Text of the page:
"And Murphy's Law dictates that he'll be the first one to try pulling something like that," Abi sighed. "I just hope it's not many. I could see somebody wanting to take advantage of it, though."

"The good part is that anything but a normal challenge invites me to cheat as well." He grinned predatorily. "And I will use whatever resources I have to get things to work the way I want them when it's not an honorable fight to start with."

"This is why I never want to be on your bad side," Abi chuckled, nuzzling him affectionately. He smiled at her for a moment and tipped her face up for a slow, lingering kiss.

"It isn't a good place to be, for anything."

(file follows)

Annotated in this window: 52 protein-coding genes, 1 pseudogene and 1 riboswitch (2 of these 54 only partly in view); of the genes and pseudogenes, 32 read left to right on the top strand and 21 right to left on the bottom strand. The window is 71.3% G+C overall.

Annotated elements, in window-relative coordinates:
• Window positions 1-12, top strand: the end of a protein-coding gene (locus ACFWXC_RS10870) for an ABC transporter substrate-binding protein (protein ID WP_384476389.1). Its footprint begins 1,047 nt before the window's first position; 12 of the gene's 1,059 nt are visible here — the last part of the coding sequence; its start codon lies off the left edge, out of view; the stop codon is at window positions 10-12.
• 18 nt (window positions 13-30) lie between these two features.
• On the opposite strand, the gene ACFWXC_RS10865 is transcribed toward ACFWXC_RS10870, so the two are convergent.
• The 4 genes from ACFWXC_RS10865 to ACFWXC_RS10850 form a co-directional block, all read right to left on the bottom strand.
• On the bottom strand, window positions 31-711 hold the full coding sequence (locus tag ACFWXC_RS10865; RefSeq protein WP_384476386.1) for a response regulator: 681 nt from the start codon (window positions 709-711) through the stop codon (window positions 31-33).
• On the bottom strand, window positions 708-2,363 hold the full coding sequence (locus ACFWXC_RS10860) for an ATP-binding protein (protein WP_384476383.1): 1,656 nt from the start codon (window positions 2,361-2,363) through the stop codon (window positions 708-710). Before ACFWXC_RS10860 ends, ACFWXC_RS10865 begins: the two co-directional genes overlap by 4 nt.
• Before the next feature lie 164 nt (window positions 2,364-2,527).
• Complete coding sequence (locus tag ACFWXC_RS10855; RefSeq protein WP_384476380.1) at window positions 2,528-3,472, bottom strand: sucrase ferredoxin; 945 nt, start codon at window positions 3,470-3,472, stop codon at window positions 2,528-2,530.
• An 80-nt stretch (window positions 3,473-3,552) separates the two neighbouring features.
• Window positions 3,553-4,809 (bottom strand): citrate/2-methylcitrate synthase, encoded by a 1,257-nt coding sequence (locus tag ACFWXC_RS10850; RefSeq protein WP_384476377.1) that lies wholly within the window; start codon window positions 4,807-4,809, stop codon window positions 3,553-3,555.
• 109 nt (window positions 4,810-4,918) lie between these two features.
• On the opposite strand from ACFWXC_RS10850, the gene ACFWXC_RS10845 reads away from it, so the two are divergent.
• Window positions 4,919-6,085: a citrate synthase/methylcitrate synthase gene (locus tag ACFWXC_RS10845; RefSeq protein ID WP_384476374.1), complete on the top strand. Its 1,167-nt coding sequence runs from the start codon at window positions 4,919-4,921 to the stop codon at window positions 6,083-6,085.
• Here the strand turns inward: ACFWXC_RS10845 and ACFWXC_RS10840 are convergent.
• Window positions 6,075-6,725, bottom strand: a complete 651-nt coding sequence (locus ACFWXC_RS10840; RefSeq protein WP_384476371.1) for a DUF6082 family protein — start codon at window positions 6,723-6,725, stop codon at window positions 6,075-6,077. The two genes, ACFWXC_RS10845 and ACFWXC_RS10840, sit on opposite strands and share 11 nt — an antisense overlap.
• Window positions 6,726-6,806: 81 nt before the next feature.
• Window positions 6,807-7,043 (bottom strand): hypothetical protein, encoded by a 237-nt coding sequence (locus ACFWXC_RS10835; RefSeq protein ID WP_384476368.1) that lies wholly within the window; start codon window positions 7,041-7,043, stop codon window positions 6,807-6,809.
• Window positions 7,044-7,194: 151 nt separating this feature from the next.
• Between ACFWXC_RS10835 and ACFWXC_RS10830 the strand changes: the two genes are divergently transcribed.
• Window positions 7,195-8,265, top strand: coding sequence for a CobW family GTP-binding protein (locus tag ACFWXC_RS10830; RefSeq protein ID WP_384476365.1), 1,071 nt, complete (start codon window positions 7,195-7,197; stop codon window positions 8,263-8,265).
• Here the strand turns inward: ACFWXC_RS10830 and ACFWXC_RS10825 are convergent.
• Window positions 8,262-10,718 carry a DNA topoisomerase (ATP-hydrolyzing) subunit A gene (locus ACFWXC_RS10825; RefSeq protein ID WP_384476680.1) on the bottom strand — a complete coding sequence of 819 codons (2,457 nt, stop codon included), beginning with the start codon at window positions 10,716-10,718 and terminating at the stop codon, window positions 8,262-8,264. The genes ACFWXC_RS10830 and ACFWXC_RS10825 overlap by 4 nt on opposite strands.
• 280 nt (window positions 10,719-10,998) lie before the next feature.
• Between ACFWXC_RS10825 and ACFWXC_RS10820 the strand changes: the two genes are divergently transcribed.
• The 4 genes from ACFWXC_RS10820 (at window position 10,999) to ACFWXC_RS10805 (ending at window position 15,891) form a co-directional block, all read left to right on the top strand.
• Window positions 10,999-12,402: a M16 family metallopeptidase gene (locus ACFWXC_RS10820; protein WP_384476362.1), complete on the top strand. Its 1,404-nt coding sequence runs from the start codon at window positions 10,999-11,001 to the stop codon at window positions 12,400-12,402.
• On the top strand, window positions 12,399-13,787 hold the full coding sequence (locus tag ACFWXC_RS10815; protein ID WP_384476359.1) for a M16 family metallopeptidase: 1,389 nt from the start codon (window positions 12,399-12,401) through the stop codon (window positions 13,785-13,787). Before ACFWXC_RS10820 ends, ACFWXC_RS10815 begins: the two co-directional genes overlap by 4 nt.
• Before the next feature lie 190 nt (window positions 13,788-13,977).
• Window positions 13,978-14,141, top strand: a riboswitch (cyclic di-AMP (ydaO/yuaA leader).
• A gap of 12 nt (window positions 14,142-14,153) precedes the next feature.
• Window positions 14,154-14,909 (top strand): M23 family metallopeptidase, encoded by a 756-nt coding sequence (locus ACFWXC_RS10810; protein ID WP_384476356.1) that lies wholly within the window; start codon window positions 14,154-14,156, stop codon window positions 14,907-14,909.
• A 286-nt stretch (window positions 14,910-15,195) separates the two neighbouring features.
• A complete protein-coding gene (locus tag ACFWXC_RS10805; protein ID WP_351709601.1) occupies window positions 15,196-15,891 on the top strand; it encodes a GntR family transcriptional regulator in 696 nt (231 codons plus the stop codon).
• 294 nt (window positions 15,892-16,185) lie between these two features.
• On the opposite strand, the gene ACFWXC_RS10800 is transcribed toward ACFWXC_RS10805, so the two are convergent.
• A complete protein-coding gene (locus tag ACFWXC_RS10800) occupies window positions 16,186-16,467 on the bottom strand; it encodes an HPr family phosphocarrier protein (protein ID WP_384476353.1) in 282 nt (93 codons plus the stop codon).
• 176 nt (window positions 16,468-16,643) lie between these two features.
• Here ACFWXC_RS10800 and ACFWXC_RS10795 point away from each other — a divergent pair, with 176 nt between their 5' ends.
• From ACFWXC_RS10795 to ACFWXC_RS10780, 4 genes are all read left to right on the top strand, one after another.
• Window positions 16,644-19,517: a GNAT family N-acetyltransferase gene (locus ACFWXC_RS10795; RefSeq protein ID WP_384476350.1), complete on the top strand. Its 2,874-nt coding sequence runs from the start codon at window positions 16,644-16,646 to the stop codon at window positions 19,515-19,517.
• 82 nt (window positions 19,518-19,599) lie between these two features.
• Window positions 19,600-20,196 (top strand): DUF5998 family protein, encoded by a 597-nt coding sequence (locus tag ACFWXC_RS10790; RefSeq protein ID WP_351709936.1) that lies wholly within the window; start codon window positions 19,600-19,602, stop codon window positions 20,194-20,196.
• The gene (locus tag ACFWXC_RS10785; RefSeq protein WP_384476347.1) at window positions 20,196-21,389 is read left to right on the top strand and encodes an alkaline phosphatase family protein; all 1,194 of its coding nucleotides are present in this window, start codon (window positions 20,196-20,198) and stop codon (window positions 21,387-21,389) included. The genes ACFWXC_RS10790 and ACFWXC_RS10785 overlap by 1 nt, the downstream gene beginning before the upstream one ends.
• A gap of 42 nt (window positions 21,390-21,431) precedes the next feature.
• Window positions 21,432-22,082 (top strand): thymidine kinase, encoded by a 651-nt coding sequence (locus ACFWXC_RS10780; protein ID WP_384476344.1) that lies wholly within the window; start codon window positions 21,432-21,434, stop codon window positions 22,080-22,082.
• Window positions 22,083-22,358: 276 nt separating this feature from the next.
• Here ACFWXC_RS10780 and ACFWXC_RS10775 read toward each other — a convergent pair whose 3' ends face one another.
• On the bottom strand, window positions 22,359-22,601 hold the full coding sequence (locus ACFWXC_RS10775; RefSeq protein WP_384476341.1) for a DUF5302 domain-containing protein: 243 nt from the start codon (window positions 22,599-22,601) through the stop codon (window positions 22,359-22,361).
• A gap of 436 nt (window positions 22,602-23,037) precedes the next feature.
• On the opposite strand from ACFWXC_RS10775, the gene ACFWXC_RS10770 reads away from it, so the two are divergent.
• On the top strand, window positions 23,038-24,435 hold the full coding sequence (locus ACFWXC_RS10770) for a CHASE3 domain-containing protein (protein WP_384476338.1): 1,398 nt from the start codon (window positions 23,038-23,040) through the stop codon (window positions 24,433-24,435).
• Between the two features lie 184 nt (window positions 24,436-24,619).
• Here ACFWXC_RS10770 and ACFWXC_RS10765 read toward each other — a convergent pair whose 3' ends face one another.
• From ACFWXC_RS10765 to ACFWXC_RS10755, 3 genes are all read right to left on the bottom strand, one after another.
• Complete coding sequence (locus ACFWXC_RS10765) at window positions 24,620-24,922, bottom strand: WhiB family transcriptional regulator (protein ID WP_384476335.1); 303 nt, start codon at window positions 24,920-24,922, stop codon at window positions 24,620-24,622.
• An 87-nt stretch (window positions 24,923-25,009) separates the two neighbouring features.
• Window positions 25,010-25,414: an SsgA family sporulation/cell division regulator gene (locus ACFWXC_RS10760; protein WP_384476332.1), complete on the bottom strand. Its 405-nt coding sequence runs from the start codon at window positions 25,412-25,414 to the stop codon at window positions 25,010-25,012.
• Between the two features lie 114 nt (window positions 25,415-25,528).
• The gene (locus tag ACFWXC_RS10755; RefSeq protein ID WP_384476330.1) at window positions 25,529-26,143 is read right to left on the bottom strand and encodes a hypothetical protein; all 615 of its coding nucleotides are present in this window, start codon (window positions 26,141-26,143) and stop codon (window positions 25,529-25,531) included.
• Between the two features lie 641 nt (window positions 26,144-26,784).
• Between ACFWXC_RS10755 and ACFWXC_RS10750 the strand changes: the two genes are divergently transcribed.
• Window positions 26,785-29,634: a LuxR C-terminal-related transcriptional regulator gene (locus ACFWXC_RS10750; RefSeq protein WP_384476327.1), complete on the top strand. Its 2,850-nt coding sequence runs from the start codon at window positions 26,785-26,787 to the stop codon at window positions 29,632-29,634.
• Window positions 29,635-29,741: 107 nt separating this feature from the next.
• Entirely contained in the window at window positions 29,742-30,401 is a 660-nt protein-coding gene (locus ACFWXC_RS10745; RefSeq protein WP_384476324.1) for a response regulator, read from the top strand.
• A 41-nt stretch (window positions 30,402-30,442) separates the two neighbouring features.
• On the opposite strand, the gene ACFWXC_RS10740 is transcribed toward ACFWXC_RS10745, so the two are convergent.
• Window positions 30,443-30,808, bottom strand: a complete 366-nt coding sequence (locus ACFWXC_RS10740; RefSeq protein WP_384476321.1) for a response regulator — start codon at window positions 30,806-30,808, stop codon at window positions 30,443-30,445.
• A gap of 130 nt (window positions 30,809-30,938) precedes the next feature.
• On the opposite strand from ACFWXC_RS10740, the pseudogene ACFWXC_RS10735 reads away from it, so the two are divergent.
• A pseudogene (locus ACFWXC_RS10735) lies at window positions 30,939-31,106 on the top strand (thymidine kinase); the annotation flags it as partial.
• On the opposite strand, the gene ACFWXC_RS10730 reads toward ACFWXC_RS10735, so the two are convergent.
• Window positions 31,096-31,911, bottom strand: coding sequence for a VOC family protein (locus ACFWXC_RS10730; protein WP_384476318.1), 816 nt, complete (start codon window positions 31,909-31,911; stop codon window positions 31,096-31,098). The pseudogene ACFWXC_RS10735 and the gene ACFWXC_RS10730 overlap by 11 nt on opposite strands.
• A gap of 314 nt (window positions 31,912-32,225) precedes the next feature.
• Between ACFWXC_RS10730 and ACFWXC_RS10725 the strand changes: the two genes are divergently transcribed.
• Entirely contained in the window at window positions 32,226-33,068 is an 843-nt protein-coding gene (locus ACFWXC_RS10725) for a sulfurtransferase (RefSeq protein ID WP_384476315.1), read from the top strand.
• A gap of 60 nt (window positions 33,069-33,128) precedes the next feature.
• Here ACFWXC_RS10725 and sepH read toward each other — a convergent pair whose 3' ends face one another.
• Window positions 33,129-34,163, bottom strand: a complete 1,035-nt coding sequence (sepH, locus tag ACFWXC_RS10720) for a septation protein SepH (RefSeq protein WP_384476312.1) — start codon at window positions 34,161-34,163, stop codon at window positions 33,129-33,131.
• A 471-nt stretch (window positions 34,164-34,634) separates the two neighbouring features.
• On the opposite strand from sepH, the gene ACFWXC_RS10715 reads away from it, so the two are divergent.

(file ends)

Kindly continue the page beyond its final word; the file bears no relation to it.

"Especially not when your good side is so much more fun," she purred, kissing him again as his hands moved down her sides to loosen her blouse.

"There is that too." He purred softly and willingly submitted to the interest his body had in her.

Death Comes Not Here 2: Trees of Memory

PG-13 for M/F and Violence
Het Level is Medium
Slash Level is
Femslash Level is None
Herm Level is None

20 KB, Story is Complete, Series is Finished
Written February 28, 2004 by Rauhnee Ranshanka and Karl Wolfemann

Setting: Highlander (generic), SWAT Kats

Primary Races: Kat

Contents: Furry. Het (M/F). Alternate Universe, Death

Pairings: Jake Clawson/Abi Sinnian

Blurb: With her first questions asked, Abi spends some time in Jake's library.

Disclaimer: All things taken directly from the sources listed under 'Fandoms' belong to the owners of those shows. No harm is intended and we're definitely not making any money. Now, the things we created are ours, and if you see 'Non-FanFic' up there, it's probably all ours.